Those Japanese love the Bass heavy, closed designs in bubble-gum colors & gorgeous packaging. It's the only way they can get a "Legal" dopamine buzz. Let em have their fun, I'm not the slightest bit jealous.

Hafta say that I hardly ever meet anyone as polite as the typical Japanese, hard to think that we were ever at War with them.

Tony in Michigan

ps. I admire your writings, closest thing to Christopher Hitchens or P.J.O'Rourke in Audio journalism. You'd make a great Auto Industry Writer!

spacehound's picture

About the brain cells of western manufacturers and 'marketeers'.

HiFi is advertised only in HiFi magazines and motorcycles are advertised only in motorcycle magazines.

What's WRONG with these people?

dalethorn's picture

I'd love to live in such a technology-oriented country with such a great selection of EDC gear, but I'm sure the flat they'd assign me wouldn't have enough space for my hunting and fishing gear.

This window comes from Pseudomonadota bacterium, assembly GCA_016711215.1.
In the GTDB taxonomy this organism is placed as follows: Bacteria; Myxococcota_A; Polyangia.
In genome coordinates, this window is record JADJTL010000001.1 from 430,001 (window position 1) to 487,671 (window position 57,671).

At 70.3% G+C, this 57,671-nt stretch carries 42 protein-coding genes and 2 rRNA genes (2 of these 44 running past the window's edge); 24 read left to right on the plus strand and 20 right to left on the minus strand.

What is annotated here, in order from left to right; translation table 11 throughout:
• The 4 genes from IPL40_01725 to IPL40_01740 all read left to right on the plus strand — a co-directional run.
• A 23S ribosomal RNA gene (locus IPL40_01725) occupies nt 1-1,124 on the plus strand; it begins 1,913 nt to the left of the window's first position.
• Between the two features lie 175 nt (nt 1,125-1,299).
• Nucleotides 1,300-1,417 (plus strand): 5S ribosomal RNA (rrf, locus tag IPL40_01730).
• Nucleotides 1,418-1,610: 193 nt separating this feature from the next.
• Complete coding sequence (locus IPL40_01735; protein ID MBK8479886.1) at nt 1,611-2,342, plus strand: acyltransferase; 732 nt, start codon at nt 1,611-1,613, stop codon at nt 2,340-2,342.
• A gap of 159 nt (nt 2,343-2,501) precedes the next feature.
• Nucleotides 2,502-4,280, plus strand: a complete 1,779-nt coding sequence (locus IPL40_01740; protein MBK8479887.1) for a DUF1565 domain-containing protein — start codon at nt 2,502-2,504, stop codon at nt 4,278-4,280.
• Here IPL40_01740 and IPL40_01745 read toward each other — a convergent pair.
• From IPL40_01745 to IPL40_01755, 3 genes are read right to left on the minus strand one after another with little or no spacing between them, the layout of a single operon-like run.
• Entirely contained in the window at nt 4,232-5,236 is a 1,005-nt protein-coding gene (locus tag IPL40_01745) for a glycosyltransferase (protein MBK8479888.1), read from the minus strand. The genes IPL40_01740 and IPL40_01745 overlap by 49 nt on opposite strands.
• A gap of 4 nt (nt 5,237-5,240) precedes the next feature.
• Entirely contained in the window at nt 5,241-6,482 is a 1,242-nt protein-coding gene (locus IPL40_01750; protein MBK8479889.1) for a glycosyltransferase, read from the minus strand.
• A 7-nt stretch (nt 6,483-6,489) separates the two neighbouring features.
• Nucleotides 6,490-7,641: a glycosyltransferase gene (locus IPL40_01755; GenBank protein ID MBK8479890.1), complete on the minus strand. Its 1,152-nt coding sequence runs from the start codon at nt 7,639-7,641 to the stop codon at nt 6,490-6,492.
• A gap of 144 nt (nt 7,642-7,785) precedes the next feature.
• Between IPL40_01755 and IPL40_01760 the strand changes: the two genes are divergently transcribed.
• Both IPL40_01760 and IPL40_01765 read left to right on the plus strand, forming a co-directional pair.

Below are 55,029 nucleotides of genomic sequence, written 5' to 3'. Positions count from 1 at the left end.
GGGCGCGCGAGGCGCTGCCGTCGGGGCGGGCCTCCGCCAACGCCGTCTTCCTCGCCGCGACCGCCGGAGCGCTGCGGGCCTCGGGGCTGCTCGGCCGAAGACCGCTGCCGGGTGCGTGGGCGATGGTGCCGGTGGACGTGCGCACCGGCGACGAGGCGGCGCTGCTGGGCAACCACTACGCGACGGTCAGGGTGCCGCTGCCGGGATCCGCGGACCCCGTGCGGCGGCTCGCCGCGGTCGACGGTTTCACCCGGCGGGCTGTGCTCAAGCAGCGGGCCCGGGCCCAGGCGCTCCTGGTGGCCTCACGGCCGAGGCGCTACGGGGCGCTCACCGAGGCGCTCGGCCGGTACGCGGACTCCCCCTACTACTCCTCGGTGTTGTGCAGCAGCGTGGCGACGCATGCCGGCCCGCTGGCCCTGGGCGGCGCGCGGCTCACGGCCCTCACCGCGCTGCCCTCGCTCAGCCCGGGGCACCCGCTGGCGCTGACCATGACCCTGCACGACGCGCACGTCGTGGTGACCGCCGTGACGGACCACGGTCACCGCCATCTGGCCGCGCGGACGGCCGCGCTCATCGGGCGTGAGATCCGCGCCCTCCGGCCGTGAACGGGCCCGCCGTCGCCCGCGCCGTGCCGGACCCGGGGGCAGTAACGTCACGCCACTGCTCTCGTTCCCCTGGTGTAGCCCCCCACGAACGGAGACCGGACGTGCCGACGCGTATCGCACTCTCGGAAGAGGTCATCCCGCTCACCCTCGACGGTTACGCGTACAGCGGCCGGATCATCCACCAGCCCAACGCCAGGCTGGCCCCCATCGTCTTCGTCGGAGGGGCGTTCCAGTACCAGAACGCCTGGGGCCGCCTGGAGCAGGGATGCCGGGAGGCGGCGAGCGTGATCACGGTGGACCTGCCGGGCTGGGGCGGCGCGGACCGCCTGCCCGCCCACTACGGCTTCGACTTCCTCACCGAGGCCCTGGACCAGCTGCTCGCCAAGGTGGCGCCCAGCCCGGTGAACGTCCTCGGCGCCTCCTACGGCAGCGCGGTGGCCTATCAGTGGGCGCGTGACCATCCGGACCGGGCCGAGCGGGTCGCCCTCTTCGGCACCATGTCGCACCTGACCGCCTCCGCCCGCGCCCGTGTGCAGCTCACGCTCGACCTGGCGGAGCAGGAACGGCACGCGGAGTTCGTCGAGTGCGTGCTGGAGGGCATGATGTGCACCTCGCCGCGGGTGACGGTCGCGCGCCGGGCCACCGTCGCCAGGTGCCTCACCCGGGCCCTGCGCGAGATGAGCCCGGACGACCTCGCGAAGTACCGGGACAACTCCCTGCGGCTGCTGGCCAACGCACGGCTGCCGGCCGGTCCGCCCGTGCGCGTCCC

tonykaz's picture

There's no Hunting cause there's nothing wild to hunt but you can Fish as long as it's a off the Coast of some other Country.

Our local Michigan Japanese are flabbergasted by the Smoked Fish at Costco (wild Salmon) at unbelievably low prices, they do "selfie" pictures of it to send home.

Their Police wear "Stab" proof vests, not bullet proof vests.

We won't be see'n any ISIS suicide mass shootings Japan.

They love their little dogs which they never eat, garden snakes are another matter.

Tony in Michigan

ps. I suppose you might live on the Big US Military Base in Okinawa, you can have guns there

kenkobi's picture

There's great fly fishing in Japan. Trout, salmon, and other native species. As for hunting...wild boar, deer, and bear. Upland hunting for quail and pheasant. And it really is an amazing country for anything audio. A day spent in Akihabara (Tokyo's electronics district) is mind blowing, everything from new to vintage. Vendors selling nothing but transformers or tubes. Some of my most memorable audio experiences have been in the Jazz coffee shops, where the proprietors set up amazing audio systems, often vintage gear, spinning their vinyl collections. You go in, order a coffee or beer, sit down, and just listen. No one is talking, just enjoying the music.